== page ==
The defensive handgun is a specific type of weapon for a specific purpose. It does not have to abide by the restrictions that other weapons have to. It doesn’t have to be easy to conceal, compact, or lightweight, as it is not likely to be carried with us everyday. This gives a huge variety of pistols to choose from, but which should we choose? Keep reading to discover what factors are critical to a tactical defensive handgun, and which firearm we’ve chosen for this roll.
Before we discuss the details of the pistol we have chosen, we need to first consider which factors are most relevant for this type of weapon. First, it needs to be reliable. I don’t care if you have a death laser that allows you to make automatic head shots, if it doesn’t work all the time, it’s pretty much worthless. I’ve heard it said that a gun is like a parachute, when you need one, you really need it to work, and I must say that the XDm has proven to be 100% reliable so far.
Ease of Use
Secondly it needs to be easy to manipulate and safe. I prefer weapons that do not require you to actively manipulate a safety, and I also prefer a weapon that has more than one. A Glock, for example, has the trigger safety, which is good feature. The XDm; however, has a trigger safety, and a beaver tail safety that must be depressed with your hand to fire the weapon. Both of these safeties require no conscious manipulation, and are very effective.
Accuracy and Capacity
Lastly it needs to be accurate and hold enough rounds for a realistic engagement. The XDm, in 9mm, holds 19 rounds in the magazine, and one in the chamber bringing the total to 20 rounds. This is more than adequate, in fact, it is the equivalent of almost three 1911 magazines. I know, I know, 45 acp and knock down power. Well you should read this article on ballistic myths to learn why there is no difference between 9mm and 45 acp in terms of killing ability. Even if there were some differences in the 45 acp and the 9mm, which there is not, I’d still take the 20 rounds in the XDm. You know what they say, the fastest reload is one you don’t have to make.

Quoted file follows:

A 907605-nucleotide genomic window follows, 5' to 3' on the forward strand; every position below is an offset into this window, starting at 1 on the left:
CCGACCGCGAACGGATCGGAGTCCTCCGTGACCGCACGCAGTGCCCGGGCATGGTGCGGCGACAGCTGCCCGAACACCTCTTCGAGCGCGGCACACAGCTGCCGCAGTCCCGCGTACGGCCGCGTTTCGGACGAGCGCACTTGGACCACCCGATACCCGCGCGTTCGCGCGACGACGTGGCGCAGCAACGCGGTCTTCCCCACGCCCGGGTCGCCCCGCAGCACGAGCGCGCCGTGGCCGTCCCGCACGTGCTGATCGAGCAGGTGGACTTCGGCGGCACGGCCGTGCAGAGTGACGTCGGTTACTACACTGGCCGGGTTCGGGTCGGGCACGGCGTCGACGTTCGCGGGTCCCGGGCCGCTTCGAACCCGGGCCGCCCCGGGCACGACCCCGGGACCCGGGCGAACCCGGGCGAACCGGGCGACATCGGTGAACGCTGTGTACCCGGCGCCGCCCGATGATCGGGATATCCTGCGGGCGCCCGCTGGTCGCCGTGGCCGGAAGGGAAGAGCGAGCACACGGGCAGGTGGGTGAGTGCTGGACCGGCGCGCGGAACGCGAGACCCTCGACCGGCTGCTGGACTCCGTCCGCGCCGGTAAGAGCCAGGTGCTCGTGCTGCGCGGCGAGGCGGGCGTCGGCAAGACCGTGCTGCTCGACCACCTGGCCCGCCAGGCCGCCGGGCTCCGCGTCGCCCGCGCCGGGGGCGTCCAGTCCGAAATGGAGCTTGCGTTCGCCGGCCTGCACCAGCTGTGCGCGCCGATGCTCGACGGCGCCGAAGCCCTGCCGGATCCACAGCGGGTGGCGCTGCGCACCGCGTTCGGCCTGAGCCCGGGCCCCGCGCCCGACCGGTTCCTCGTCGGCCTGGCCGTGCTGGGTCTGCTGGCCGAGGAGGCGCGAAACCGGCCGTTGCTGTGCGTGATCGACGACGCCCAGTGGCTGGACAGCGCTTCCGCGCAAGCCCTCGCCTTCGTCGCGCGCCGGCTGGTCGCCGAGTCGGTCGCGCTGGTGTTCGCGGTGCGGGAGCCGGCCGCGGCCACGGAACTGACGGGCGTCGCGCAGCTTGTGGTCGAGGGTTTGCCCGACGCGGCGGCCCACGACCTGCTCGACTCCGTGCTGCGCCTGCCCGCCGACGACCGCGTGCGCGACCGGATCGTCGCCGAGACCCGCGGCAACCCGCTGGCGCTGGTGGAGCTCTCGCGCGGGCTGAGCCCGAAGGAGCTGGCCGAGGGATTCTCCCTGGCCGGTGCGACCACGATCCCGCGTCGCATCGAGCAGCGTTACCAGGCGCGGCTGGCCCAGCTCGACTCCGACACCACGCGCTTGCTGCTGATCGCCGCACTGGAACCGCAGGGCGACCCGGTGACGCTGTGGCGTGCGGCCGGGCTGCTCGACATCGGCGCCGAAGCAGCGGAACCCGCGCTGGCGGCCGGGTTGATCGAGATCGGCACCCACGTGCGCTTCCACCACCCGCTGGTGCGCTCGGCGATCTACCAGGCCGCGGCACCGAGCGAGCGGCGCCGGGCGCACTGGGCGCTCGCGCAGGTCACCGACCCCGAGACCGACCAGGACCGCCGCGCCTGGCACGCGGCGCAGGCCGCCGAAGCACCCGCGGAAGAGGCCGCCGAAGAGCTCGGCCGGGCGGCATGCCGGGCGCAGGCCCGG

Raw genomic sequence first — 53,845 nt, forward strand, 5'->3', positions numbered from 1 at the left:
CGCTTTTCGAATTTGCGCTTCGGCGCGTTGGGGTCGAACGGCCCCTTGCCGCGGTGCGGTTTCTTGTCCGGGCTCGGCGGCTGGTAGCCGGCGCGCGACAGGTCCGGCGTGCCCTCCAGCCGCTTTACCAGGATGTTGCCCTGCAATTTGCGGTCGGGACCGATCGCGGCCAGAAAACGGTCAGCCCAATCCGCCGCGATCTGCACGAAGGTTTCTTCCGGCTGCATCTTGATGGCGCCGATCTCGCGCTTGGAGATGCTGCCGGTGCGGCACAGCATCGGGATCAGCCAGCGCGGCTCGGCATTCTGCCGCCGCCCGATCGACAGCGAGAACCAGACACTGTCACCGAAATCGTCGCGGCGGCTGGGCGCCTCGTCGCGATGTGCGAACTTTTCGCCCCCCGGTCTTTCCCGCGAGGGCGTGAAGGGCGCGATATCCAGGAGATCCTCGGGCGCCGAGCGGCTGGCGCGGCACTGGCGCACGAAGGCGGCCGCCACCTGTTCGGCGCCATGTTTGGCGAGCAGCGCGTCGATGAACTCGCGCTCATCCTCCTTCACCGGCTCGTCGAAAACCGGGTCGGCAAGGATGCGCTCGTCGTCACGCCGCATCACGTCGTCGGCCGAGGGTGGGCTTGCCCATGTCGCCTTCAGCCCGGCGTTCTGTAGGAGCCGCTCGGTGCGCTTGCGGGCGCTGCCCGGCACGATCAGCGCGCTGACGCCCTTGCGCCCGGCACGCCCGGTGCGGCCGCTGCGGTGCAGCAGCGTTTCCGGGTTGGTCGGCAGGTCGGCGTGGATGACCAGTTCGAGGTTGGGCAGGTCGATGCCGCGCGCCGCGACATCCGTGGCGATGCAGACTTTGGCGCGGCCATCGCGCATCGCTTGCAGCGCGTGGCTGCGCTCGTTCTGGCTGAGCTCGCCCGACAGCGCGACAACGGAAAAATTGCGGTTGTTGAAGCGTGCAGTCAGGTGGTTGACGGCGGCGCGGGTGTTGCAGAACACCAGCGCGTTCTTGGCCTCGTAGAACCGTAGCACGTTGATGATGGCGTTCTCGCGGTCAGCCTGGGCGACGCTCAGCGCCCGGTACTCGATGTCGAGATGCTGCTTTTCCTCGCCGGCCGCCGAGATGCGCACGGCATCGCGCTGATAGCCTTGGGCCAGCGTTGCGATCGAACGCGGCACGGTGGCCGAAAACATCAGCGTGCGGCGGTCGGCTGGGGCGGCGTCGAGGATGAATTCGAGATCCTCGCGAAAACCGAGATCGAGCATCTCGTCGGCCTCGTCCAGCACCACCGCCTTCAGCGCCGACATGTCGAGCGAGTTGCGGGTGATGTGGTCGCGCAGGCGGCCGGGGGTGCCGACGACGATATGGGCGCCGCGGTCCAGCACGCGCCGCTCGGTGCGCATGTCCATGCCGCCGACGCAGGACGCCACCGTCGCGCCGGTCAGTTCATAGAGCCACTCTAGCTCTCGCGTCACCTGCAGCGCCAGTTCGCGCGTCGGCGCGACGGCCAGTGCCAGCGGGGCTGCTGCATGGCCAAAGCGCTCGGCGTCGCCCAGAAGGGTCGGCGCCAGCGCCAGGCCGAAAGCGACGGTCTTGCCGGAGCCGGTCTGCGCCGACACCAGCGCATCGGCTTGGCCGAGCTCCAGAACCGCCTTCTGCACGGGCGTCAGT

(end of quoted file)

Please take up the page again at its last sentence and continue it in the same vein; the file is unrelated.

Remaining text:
The Springfield XDm has been around for approximately 10 years, and since then, it has garnered many accolades from it’s owners and from the industry itself. It won the coveted handgun of the year award in 2009, and since then, Springfield Armory has continued to release new versions with further tweaks.
I’ve owned mine for several years and have been a big fan of it’s reliability and ergonomic design. As was stated above it meets all my criteria for a good tactical defensive pistol. It’s reliable, in fact, I’ve never had any type of malfunction. It has multiple intuitive safeties, including the trigger safety and the beaver tail grip safety. I’ve also found it to be very pleasant to shoot with excellent accuracy.
I generally do not like to modify pistols that I plan to use for self defense. There are a couple of reasons for this. One, I do not believe that I’m as smart as the engineers who designed the weapon, nor do I feel that many aftermarket companies have the same level of engineering that the manufacturer does. Sure there are some very good aftermarket manufacturers, but I still prefer the known quantity that is the factor weapon.
I feel like they designed the the components the way they did for a reason. Now that’s not to say that I don’t think any weapon should be modified. If you have a competition gun that you want to modify, have at it, but if you talk to those who have gone down this path, you’ll find that it is very easy to modify them into unreliability.